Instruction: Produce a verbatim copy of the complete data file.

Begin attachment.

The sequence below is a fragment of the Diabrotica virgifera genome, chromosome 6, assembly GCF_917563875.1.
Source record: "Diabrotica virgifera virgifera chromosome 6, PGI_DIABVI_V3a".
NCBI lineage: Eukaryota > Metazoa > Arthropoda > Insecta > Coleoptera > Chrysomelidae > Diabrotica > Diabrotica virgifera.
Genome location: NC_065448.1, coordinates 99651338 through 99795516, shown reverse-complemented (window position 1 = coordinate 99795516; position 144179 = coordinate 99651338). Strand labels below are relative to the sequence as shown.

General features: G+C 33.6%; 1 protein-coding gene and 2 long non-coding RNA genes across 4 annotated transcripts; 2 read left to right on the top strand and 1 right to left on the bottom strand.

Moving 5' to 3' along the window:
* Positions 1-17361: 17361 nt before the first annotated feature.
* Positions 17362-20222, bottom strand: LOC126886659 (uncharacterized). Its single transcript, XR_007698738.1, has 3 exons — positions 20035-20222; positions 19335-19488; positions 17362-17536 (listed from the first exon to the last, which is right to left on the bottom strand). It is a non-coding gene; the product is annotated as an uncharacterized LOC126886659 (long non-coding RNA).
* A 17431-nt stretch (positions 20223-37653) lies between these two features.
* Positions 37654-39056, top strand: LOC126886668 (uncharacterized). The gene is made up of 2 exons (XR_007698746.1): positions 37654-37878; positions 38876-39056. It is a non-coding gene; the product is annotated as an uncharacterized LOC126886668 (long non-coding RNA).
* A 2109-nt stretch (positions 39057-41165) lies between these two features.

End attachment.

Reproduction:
The sequence below is a fragment of the Diabrotica virgifera genome, chromosome 6, assembly GCF_917563875.1.
Source record: "Diabrotica virgifera virgifera chromosome 6, PGI_DIABVI_V3a".
NCBI lineage: Eukaryota > Metazoa > Arthropoda > Insecta > Coleoptera > Chrysomelidae > Diabrotica > Diabrotica virgifera.
Genome location: NC_065448.1, coordinates 99651338 through 99795516, shown reverse-complemented (window position 1 = coordinate 99795516; position 144179 = coordinate 99651338). Strand labels below are relative to the sequence as shown.

General features: G+C 33.6%; 1 protein-coding gene and 2 long non-coding RNA genes across 4 annotated transcripts; 2 read left to right on the top strand and 1 right to left on the bottom strand.

Moving 5' to 3' along the window:
* Positions 1-17361: 17361 nt before the first annotated feature.
* Positions 17362-20222, bottom strand: LOC126886659 (uncharacterized). Its single transcript, XR_007698738.1, has 3 exons — positions 20035-20222; positions 19335-19488; positions 17362-17536 (listed from the first exon to the last, which is right to left on the bottom strand). It is a non-coding gene; the product is annotated as an uncharacterized LOC126886659 (long non-coding RNA).
* A 17431-nt stretch (positions 20223-37653) lies between these two features.
* Positions 37654-39056, top strand: LOC126886668 (uncharacterized). The gene is made up of 2 exons (XR_007698746.1): positions 37654-37878; positions 38876-39056. It is a non-coding gene; the product is annotated as an uncharacterized LOC126886668 (long non-coding RNA).
* A 2109-nt stretch (positions 39057-41165) lies between these two features.